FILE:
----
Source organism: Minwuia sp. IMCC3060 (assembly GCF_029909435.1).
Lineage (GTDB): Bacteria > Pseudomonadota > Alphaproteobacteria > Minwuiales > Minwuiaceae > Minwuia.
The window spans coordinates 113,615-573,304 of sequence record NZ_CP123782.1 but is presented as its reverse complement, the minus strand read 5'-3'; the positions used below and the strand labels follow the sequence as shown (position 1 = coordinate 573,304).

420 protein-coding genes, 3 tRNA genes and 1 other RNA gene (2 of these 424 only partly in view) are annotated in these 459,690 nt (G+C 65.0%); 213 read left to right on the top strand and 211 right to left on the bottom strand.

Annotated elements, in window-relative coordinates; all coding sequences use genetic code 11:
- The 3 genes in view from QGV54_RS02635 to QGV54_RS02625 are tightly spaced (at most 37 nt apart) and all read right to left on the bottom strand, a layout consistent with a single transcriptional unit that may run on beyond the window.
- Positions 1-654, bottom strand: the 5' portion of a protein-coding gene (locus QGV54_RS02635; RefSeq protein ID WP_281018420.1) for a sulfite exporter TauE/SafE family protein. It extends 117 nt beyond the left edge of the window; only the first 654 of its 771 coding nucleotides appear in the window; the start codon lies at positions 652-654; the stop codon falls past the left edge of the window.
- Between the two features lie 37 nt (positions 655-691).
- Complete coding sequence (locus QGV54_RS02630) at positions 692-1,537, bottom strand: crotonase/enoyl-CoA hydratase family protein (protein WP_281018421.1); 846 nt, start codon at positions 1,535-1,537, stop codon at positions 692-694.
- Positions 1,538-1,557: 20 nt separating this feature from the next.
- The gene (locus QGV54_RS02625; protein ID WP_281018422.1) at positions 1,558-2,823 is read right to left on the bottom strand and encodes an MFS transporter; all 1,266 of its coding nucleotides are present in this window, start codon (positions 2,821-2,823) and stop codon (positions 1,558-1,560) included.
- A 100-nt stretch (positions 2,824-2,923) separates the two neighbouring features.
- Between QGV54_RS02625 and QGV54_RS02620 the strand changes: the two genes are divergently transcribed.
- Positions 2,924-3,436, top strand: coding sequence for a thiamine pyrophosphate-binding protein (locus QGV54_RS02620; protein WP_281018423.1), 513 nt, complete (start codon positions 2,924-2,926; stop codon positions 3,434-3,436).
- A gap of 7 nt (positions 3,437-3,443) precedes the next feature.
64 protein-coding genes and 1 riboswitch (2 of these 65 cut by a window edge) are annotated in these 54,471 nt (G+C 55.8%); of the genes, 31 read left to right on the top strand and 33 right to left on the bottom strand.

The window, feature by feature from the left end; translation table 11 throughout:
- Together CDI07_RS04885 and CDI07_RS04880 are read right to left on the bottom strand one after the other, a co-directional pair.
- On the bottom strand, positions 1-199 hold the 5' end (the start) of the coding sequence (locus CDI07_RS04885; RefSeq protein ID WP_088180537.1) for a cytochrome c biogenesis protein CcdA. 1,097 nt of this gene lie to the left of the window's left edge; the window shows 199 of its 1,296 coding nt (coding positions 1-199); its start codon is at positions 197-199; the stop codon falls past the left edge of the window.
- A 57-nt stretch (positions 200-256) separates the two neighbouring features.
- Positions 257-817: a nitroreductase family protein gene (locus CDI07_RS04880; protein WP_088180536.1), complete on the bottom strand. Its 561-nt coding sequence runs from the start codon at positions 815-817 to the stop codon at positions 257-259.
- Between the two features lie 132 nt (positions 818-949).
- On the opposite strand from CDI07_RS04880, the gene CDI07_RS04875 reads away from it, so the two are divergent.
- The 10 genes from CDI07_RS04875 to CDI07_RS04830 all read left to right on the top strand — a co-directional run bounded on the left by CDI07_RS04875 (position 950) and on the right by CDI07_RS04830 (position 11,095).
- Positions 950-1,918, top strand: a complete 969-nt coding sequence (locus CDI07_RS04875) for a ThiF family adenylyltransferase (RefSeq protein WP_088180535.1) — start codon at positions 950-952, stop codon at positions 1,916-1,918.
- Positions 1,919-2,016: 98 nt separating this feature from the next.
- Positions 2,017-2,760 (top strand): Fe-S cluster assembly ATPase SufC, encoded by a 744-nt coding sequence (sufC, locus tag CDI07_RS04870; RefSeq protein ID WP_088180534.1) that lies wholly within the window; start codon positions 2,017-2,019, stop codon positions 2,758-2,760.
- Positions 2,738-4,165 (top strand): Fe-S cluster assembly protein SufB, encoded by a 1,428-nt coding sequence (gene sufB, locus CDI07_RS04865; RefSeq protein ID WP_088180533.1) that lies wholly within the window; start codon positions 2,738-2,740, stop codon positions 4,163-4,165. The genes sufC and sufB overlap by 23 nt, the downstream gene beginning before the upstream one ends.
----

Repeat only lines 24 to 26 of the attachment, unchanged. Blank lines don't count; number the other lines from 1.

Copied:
- The 10 genes from CDI07_RS04875 to CDI07_RS04830 all read left to right on the top strand — a co-directional run bounded on the left by CDI07_RS04875 (position 950) and on the right by CDI07_RS04830 (position 11,095).
- Positions 950-1,918, top strand: a complete 969-nt coding sequence (locus CDI07_RS04875) for a ThiF family adenylyltransferase (RefSeq protein WP_088180535.1) — start codon at positions 950-952, stop codon at positions 1,916-1,918.
- Positions 1,919-2,016: 98 nt separating this feature from the next.